• Rose says:

        Thanks for the reply. I’m also wondering what they do if a patient doesn’t seem to have any family support, or if there’s anything they can legally do besides set up an outpatient appointment?

        I’m guessing the doctors and nurses get a feel for patients after working in such an environment for any length of time. Are they able to act on hunches regarding risk or are the procedures pretty much set in stone?

        Again, thanks for your time! 🙂

  7. Lydia Kang says:

    Thanks Laura!
    It’s funny, when I worked in NY we also called the person who sat by the bed a “1:1”. We had them for patients who were at danger of severe falls or confused behavior on the medical ward.
    But out here in Nebraska, they looked at me funny when I said “1:1”. Here they call it a sitter (which sounds less technical but more…parental, I guess.)

  8. lbdiamond says:

    Glad to be of help! Let me know if you have any other psych related questions. I’d be happy to feature them on my Mental Health Monday posts. 😉

  9. Thank you. This is very interesting. My son has bipolar, anxiety disorders, and ADHD, and has been suicidal a few times. In the state he lives in, Florida, he was Baker acted a few times, which sounds similar to what you describe. I would have assumed that all states would have treated him with involuntary admission. Thank you for new information. This time he was found unconscious on the side of a road and transported to an emergency facility and then to a Psyche ward for a few days. Had they not been able to treat him against his will, he would have died. Life is the stuff of novels, isn’t it?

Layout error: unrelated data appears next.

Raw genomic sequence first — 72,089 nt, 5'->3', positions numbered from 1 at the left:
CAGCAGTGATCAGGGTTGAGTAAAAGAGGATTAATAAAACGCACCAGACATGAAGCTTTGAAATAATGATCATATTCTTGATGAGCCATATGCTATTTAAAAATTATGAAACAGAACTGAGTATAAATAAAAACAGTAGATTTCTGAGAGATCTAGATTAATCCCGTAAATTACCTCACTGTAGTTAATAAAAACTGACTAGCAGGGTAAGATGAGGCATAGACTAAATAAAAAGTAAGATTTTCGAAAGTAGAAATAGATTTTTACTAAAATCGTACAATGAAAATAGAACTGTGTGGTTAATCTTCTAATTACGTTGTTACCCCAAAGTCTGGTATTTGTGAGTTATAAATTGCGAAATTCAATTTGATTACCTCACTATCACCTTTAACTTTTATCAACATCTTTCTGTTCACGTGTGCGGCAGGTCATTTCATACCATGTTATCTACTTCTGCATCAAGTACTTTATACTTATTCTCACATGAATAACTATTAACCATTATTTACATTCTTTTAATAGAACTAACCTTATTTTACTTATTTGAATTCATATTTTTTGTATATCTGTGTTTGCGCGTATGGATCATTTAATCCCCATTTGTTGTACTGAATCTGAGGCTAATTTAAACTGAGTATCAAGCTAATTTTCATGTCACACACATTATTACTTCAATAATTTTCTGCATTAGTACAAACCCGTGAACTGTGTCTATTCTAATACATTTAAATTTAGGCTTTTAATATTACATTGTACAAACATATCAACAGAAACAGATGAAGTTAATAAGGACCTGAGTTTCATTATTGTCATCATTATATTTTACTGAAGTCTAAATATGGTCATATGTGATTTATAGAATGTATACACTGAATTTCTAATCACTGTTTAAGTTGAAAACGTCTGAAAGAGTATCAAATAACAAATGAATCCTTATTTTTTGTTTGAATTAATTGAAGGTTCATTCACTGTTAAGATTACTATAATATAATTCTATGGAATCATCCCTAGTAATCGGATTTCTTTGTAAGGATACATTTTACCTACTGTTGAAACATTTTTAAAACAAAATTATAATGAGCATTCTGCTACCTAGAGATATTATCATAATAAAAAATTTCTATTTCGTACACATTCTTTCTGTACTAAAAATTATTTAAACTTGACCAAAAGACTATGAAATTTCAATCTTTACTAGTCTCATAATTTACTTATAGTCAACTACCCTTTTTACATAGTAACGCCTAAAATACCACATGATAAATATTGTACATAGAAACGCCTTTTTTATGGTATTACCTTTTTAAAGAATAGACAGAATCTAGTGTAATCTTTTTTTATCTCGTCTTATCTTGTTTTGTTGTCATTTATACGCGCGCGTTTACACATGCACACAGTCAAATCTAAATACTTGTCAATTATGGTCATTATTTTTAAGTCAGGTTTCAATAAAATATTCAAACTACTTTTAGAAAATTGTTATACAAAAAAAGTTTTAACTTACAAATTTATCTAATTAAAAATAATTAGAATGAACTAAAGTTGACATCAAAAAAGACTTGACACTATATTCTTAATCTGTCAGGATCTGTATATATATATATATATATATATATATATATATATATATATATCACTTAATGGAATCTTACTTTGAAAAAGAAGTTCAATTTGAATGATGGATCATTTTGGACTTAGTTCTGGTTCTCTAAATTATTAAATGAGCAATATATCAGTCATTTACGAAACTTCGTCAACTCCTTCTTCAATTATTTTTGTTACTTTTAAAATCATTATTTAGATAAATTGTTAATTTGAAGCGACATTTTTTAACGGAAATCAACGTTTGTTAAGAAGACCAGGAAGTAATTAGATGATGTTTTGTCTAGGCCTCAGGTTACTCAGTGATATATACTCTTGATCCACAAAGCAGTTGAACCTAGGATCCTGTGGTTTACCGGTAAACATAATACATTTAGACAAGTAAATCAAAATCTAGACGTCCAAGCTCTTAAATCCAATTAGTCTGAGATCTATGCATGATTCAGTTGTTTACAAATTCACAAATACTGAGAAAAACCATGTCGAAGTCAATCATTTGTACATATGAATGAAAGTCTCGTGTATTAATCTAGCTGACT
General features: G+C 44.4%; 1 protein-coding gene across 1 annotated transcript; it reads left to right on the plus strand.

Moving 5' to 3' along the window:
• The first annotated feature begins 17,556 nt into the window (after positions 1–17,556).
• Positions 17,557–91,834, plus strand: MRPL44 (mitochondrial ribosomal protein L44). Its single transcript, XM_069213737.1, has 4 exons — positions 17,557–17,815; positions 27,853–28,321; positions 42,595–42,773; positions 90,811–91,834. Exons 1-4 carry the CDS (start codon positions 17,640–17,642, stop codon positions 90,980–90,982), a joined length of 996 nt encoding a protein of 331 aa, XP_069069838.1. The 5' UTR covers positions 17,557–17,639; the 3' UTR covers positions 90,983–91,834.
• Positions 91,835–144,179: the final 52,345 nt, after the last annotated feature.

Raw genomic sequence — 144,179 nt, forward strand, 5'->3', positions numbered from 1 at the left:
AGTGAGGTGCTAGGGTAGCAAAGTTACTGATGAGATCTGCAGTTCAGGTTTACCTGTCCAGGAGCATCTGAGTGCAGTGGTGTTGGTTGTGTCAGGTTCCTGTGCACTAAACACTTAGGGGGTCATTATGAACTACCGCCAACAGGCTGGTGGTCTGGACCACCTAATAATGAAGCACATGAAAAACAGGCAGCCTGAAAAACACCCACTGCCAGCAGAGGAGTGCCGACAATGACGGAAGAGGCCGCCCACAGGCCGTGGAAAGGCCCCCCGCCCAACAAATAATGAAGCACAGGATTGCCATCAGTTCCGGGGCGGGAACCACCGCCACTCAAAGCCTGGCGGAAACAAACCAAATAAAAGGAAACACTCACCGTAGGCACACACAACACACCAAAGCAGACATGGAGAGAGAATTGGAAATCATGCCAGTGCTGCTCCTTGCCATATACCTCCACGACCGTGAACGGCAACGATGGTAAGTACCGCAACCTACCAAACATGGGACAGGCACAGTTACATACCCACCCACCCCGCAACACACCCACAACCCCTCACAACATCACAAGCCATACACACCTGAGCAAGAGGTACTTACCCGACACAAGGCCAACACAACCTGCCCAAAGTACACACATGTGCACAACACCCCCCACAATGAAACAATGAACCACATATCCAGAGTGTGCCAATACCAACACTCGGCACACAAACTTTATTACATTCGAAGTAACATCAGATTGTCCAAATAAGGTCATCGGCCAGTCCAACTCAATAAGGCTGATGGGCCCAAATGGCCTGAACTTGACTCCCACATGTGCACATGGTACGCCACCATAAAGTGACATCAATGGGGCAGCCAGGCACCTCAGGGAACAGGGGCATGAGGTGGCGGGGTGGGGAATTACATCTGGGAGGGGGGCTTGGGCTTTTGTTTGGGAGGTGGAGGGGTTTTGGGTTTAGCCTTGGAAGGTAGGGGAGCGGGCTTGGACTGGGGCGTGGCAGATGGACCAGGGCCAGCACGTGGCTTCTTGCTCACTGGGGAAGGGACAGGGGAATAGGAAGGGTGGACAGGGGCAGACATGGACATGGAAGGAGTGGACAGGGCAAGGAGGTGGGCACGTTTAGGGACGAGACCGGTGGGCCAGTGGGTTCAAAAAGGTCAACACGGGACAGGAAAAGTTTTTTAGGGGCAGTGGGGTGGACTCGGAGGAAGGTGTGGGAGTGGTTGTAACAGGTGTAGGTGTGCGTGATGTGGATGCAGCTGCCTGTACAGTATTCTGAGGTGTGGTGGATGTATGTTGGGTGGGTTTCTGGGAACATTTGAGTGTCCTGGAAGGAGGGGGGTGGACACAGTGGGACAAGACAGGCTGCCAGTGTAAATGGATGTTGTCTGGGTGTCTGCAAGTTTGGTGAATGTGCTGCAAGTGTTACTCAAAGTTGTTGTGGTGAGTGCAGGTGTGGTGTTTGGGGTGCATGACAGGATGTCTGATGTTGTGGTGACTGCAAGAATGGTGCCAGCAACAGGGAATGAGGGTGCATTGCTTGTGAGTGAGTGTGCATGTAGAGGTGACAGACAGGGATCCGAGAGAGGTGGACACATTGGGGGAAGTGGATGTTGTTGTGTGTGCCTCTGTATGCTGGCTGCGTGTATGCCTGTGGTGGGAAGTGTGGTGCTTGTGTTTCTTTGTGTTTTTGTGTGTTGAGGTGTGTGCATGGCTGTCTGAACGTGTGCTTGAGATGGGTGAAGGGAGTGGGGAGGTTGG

10. lbdiamond says:

    Rose–each situation is case dependent. The team does a risk assessment (taking into account how the patient is doing, what risk factors are present, what protective factors exist, and what history can be obtained from the patient, previous providers, etc). No one can predict the future and people will do what they do, but we try to make a successful plan as possible. 😉

  11. Nice to meet you. I found you through Lydia who found me first. An interesting post. My brother-in-law had schizophrenia. He was also married with twin daughters getting ready to graduate high school. His doctor changed his medication and he became suicidal. In March of that year he attempted suicide. The doctor did not take him off the medication. In may he was successful in his attempt at suicide. One of his daughters found him. I have long believed that doctor to be responsible.
    Nancy
    N. R. Williams, fantasy author